Description: Șeli Natan Gaon recalls the marriage of his French cousin in Hatay and the strong religiosity of the Jews of that city. She also remembers the reaction of the groom's mother with regards to religious dress-code norms of Jews of Istanbul. Șeli illustrates this by describing a wedding in the Neve Salom Synagogue. She concludes by talking about the open-mindedness and modernity of Jews from Istanbul, especially among the younger generation.

Cite as: Las bódas en el kal – Weddings at the Synagogue; Șeli Natan Gaon, camera/ interview: Ioana Nechiti, transcription/ translation: Ioana Nechiti, Deyvi Papo, Imane Sghiouar, editor: Imane Sghiouar, retrieved from, ID-number: ladi1251TRV0008a.



Description: Suzan Levi recalls one of the memorable chapters in her life. She documents her personal journey growing up as a young woman in the district of Balat; a woman who, at a very young age, was compelled to work to help support her family as her father was subjected to Wealth Tax. She also details the moments she got engaged and eventually married. She describes in detail the circumstances of her engagement and the wedding, the customs that were common at the time and the joy of having children. In this interview, Suzan Levy leads us on an incredible journey in the years between the 1930s and 1950s.

Cite as: De loz óčo a loz očénta – Our destiny is written in the stars; performer: Suzan Levi, camera/ interview: Ioana Aminian, transcription/ translation: Ioana Aminian, Izabela Apostol, Deyvi Papo, Imane Sghiouar, editor: Deyvi Papo, retrieved from, ID-number: ladi1251TRV0026a.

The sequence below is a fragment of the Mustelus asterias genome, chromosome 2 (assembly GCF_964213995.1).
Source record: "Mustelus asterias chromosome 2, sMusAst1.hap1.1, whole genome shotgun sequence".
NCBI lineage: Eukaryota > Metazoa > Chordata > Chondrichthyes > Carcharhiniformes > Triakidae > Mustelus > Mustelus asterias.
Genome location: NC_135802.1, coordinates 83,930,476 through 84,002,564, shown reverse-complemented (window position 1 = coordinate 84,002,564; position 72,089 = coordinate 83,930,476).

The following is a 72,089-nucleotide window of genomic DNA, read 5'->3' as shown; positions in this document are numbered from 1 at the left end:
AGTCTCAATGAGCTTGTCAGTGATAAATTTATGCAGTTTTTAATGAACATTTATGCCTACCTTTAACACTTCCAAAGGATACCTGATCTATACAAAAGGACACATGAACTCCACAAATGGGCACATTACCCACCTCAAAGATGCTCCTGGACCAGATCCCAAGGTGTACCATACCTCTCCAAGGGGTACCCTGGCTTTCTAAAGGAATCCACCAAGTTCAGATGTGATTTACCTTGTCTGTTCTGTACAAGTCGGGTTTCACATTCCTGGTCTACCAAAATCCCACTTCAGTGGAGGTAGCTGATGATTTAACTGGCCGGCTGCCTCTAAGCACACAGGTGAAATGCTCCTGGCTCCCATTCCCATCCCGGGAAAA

Description: In this videoclip, Forti Barokas discloses to us the inspiration for one of her theatre plays. Her grandmother used to tell her a story when she would not sleep or eat, a story inspired by the circumstances of her own life. She called it "The Story of Rachel". As a young girl, Rachel, an educated and refined young girl, was married to a merchant from Tekirdağ. There, her life changed completely. As a mother of five children, she was compelled to manage the household, take care of daily chores and help her husband produce wine. This is show her life continued until the day her eldest son managed to flee to Istanbul, where he went to school and worked. After a period of time, her son managed to bring his mum and his other siblings to Istanbul, enabling her to escape from her husband at a time when divorce was looked upon with deep shame. Forti remembered this "story" she had heard numerous times throughout her childhood and she eventually decided to base a theatre script around the story.

Cite as: La konsežíka de Rašél – The Story of Rachel; performer: Forti Barokas, camera/ interview: Ioana Aminian, transcription/ translation: Ioana Aminian, Deyvi Papo, Imane Sghiouar, editor: Deyvi Papo, retrieved from, ID-number: ladi1251TRV0025a.



Description: At the end of another extraordinary interview, Zelda once again takes our breath away with a marvellous, unique story about her grandfather, Izak and his two wives, Rachel and Zimbul. Izak had acquired a lot of wealth by the time he had reached old age. However, much to his chagrin, he and his wife had remained childless. One day, a friend advised him to marry a young Bulgarian refugee whose prospects in Turkey were grim. According to Zelda, marrying a second woman was something that very rarely happened among Jews. Harems were usually only heard of among the Muslim population. However, Izak's desire to have children finally persuaded him to marry this younger woman and before long she bore him three sons and two daughters. Zelda's narrative takes us into their shared life under the same roof, giving us an insight into the respect, love and care the two women, Rachel and Zimbul, bestowed upon one another. Their story has come to be held in high regard among younger generations. Zelda's actual name, Zümbül, was given to her as a way of honouring the memory of this union.

Cite as: Las dos mužéres de Izák– Izak and his two wives; performer: Zelda Natan, camera/  interview: Ioana Aminian, Deyvi Papo, transcription/ translation: Ioana Aminian, Deyvi Papo, Imane Sghiouar, editor: Deyvi Papo, retrieved from, ID-number: ladi1251TRV0028a.